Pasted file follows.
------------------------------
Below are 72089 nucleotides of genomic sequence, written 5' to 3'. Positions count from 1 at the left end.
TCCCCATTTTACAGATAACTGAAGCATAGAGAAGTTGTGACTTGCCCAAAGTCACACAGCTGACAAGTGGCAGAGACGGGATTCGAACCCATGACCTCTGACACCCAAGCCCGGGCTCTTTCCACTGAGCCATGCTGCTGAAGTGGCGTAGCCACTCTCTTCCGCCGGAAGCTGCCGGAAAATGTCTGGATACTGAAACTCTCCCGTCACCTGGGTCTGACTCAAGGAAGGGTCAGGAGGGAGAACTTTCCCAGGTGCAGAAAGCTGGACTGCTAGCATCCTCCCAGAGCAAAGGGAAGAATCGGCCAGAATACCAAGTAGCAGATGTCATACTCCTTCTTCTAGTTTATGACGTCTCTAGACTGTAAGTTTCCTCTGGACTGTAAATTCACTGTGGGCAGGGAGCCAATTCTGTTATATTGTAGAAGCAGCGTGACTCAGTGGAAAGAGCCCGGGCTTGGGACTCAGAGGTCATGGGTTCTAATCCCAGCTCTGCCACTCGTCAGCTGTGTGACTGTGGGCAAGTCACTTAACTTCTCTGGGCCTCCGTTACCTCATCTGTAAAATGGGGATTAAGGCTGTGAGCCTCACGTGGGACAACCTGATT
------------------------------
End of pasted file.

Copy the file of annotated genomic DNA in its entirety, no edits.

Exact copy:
Below are 72089 nucleotides of genomic sequence, written 5' to 3'. Positions count from 1 at the left end.
TCCCCATTTTACAGATAACTGAAGCATAGAGAAGTTGTGACTTGCCCAAAGTCACACAGCTGACAAGTGGCAGAGACGGGATTCGAACCCATGACCTCTGACACCCAAGCCCGGGCTCTTTCCACTGAGCCATGCTGCTGAAGTGGCGTAGCCACTCTCTTCCGCCGGAAGCTGCCGGAAAATGTCTGGATACTGAAACTCTCCCGTCACCTGGGTCTGACTCAAGGAAGGGTCAGGAGGGAGAACTTTCCCAGGTGCAGAAAGCTGGACTGCTAGCATCCTCCCAGAGCAAAGGGAAGAATCGGCCAGAATACCAAGTAGCAGATGTCATACTCCTTCTTCTAGTTTATGACGTCTCTAGACTGTAAGTTTCCTCTGGACTGTAAATTCACTGTGGGCAGGGAGCCAATTCTGTTATATTGTAGAAGCAGCGTGACTCAGTGGAAAGAGCCCGGGCTTGGGACTCAGAGGTCATGGGTTCTAATCCCAGCTCTGCCACTCGTCAGCTGTGTGACTGTGGGCAAGTCACTTAACTTCTCTGGGCCTCCGTTACCTCATCTGTAAAATGGGGATTAAGGCTGTGAGCCTCACGTGGGACAACCTGATT